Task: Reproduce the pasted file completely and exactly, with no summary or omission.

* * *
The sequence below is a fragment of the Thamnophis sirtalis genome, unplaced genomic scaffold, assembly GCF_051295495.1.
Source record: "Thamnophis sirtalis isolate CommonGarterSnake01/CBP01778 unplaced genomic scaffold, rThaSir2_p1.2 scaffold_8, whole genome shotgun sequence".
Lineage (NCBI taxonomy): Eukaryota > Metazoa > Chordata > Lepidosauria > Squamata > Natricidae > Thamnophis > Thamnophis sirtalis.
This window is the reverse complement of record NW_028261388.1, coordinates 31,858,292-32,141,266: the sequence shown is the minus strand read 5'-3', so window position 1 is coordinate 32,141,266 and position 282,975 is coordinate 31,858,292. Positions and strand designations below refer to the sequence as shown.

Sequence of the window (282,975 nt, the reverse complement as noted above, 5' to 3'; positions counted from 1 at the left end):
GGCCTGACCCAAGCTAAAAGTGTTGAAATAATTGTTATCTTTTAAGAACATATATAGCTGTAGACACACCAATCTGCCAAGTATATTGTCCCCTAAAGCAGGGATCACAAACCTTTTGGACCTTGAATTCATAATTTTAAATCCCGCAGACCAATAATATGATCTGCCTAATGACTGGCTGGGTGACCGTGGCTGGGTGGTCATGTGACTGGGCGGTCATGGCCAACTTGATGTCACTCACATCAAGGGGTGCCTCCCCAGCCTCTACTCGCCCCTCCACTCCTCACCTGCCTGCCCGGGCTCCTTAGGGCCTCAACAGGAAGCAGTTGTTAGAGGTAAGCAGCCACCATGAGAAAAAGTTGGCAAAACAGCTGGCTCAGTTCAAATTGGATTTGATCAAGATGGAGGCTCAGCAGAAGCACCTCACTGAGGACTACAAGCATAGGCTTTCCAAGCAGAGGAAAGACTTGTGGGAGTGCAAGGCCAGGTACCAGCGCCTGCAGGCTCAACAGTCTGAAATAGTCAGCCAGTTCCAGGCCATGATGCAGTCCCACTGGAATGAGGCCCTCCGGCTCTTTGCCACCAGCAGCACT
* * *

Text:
The sequence below is a fragment of the Thamnophis sirtalis genome, unplaced genomic scaffold, assembly GCF_051295495.1.
Source record: "Thamnophis sirtalis isolate CommonGarterSnake01/CBP01778 unplaced genomic scaffold, rThaSir2_p1.2 scaffold_8, whole genome shotgun sequence".
Lineage (NCBI taxonomy): Eukaryota > Metazoa > Chordata > Lepidosauria > Squamata > Natricidae > Thamnophis > Thamnophis sirtalis.
This window is the reverse complement of record NW_028261388.1, coordinates 31,858,292-32,141,266: the sequence shown is the minus strand read 5'-3', so window position 1 is coordinate 32,141,266 and position 282,975 is coordinate 31,858,292. Positions and strand designations below refer to the sequence as shown.

Sequence of the window (282,975 nt, the reverse complement as noted above, 5' to 3'; positions counted from 1 at the left end):
GGCCTGACCCAAGCTAAAAGTGTTGAAATAATTGTTATCTTTTAAGAACATATATAGCTGTAGACACACCAATCTGCCAAGTATATTGTCCCCTAAAGCAGGGATCACAAACCTTTTGGACCTTGAATTCATAATTTTAAATCCCGCAGACCAATAATATGATCTGCCTAATGACTGGCTGGGTGACCGTGGCTGGGTGGTCATGTGACTGGGCGGTCATGGCCAACTTGATGTCACTCACATCAAGGGGTGCCTCCCCAGCCTCTACTCGCCCCTCCACTCCTCACCTGCCTGCCCGGGCTCCTTAGGGCCTCAACAGGAAGCAGTTGTTAGAGGTAAGCAGCCACCATGAGAAAAAGTTGGCAAAACAGCTGGCTCAGTTCAAATTGGATTTGATCAAGATGGAGGCTCAGCAGAAGCACCTCACTGAGGACTACAAGCATAGGCTTTCCAAGCAGAGGAAAGACTTGTGGGAGTGCAAGGCCAGGTACCAGCGCCTGCAGGCTCAACAGTCTGAAATAGTCAGCCAGTTCCAGGCCATGATGCAGTCCCACTGGAATGAGGCCCTCCGGCTCTTTGCCACCAGCAGCACT